A few weeks later I again dropped anchor in the lee of that still un-named rock.  Again I went snorkeling for my trophy Sheephead, with the same dismal result.  Lured beyond my limits twice by the same fish!  But this time I had a scuba tank of air on board.  I put it on, and went after my fish!  Aha!  A secret weapon!  Look out, fish!
With a vengeance, I started back down, knowing exactly how Ahab had felt.Around the weather side, past the white patches of barnacles.  Again, we descended the rock together,
........a little more........a little more.......at sixty feet, we bottomed out.  He headed for Santa Barbara.  I still had another secret weapon.  my Dolphin kick.  This is a kick a diver can use underwater in which his whole body undulates, like a dolphins'.  It gives at least twice the speed of the flutter kick.  When I thought he wasn't noticing, I kicked in my after-burner--
my dolphin kick, with my speargun zeroed in.  But he had a dolphin kick too!  Across the ocean floor I pursued him, kicking hard, breathing hard -- I must have looked like a steam engine chasing that fish!  Then I looked at my pressure gauge.  My air pressure was zero!
He had done it to me again!  Again I headed for the surface.
Like a living thing "FANTA SEA" danced and sang in the wind and sea on the way home.
In a  mood I sat at the tiller, wondering why I had let myself in for all of this.  Why
hadn't I gone for something noble?  Like a swordfish?  Or Orca or Moby Dick?  Or even Jaws.  Nope.  Not me.  I had to get hung up on some stupid fish.  With a questionable personal life.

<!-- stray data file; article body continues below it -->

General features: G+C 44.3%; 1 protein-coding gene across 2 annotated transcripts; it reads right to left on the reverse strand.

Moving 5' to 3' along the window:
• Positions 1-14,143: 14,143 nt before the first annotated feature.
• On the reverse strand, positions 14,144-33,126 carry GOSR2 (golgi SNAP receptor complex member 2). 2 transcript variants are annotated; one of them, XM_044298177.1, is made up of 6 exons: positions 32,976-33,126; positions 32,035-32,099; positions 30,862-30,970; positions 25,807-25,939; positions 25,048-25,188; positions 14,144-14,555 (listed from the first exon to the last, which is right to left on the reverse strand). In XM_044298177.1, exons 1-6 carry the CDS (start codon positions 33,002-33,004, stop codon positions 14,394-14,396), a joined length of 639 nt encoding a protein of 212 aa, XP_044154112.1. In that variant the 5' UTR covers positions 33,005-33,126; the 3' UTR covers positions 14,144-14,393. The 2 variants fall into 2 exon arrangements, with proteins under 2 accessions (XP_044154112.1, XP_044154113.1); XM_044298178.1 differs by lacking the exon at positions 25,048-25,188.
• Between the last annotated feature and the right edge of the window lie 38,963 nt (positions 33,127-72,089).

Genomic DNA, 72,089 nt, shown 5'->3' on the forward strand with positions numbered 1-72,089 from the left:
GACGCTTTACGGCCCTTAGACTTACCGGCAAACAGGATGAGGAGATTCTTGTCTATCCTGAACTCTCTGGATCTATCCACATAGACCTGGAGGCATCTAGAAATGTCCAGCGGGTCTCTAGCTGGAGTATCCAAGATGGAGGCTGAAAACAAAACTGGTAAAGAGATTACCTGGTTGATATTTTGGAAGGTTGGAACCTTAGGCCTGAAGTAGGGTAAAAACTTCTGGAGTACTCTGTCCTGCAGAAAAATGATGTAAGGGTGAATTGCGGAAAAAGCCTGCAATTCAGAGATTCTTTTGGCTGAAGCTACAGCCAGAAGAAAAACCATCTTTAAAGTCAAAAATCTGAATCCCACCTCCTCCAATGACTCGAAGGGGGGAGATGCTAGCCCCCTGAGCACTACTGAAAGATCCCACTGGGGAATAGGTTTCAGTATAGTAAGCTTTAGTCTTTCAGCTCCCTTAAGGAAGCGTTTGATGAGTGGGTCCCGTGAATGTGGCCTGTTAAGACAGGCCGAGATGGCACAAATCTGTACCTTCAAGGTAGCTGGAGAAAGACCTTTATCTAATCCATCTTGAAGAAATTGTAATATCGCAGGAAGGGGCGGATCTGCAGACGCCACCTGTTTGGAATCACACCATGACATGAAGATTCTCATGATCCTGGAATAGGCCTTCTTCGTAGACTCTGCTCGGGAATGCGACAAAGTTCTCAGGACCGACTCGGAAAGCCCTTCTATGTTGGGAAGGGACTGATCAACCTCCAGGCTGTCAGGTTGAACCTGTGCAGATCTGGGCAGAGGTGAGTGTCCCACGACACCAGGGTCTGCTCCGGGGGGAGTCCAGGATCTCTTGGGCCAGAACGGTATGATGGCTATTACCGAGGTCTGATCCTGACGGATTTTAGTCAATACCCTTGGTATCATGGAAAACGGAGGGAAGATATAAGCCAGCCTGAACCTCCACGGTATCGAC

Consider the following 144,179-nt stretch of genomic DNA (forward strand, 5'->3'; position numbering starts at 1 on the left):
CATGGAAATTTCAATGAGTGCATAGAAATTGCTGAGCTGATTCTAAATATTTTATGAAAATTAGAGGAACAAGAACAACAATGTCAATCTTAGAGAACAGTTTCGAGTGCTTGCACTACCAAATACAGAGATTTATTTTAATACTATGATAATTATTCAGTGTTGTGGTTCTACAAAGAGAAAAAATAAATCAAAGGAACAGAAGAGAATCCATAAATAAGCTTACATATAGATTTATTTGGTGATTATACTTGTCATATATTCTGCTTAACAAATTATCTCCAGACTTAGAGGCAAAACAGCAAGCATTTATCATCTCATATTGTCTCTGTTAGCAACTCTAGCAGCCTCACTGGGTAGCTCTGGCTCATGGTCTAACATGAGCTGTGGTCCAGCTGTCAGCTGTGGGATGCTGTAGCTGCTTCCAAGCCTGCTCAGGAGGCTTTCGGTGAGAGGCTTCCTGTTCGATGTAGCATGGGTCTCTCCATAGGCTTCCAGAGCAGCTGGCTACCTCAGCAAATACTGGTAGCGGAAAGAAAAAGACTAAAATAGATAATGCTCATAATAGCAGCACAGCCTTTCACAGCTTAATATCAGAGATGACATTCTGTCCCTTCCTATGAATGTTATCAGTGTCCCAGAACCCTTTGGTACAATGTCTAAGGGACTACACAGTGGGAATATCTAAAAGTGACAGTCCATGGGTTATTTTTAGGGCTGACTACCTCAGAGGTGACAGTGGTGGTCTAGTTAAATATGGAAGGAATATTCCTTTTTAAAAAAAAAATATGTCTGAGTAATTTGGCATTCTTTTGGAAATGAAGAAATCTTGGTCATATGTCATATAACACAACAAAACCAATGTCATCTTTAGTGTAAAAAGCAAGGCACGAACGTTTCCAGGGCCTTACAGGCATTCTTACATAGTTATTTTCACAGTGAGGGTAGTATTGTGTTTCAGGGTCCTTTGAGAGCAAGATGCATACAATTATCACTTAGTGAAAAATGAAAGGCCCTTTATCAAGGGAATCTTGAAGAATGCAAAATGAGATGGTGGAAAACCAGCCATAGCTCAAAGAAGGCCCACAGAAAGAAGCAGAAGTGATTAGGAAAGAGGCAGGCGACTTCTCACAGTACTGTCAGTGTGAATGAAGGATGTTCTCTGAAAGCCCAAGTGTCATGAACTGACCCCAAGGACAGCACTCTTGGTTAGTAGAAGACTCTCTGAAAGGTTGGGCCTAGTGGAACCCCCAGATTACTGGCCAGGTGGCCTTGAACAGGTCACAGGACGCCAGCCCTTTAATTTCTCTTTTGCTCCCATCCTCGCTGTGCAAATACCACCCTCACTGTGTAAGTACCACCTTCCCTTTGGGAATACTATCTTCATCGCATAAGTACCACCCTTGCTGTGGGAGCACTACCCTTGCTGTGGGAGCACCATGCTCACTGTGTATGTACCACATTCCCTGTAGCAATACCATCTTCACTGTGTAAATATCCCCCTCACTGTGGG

Born to generations run aground, why did this sea have to call to me?
It was a year before I made it back.  This time with more scuba air, a new strategy, and even a diving buddy!  The strategy sounded good.  Always before, I had come around the shoreward side of the rock, and dove downward.  This time, we would come around the seaward side of the rock, and be ascending when we met the fish.  Three knobby heads of Harbor Seals watched as we dropped anchor and suited up.  On previous trips, I had played silly little games with these friendly seals.  They seemed hurt that I didn't have time for them this day.  They followed us around the rock, sometimes as close as ten feet, staring at our every move.
We bucked currents as we swam around the weather side of the rock and started up.
A sudden flash of color.....startled eyes.......a snap shot......and my trophy was on my spear.
A kibbitzing Harbor Seal ten feet away stared in open-mouthed, wide-eyed wonder as he watched me stuff the fish in my game bag.  Wow!!  And it couldn't tow me!  I headed for the surface and let out a whoop.  The crew of seagulls detailed to white-washing the rock with no name flew off in squawking surprise.  I had my fish!  Triumph!!   Happiness!
I truly enjoyed eating that fish.  'Cause if the story had turned out the other way around,
those big hunkin' teeth would be chewing on 'Ol Bucko!
As "FANTA SEA" danced and sang in the wind and sea on the way home that time,
I heard the music all sailors hear when their ship is under sail.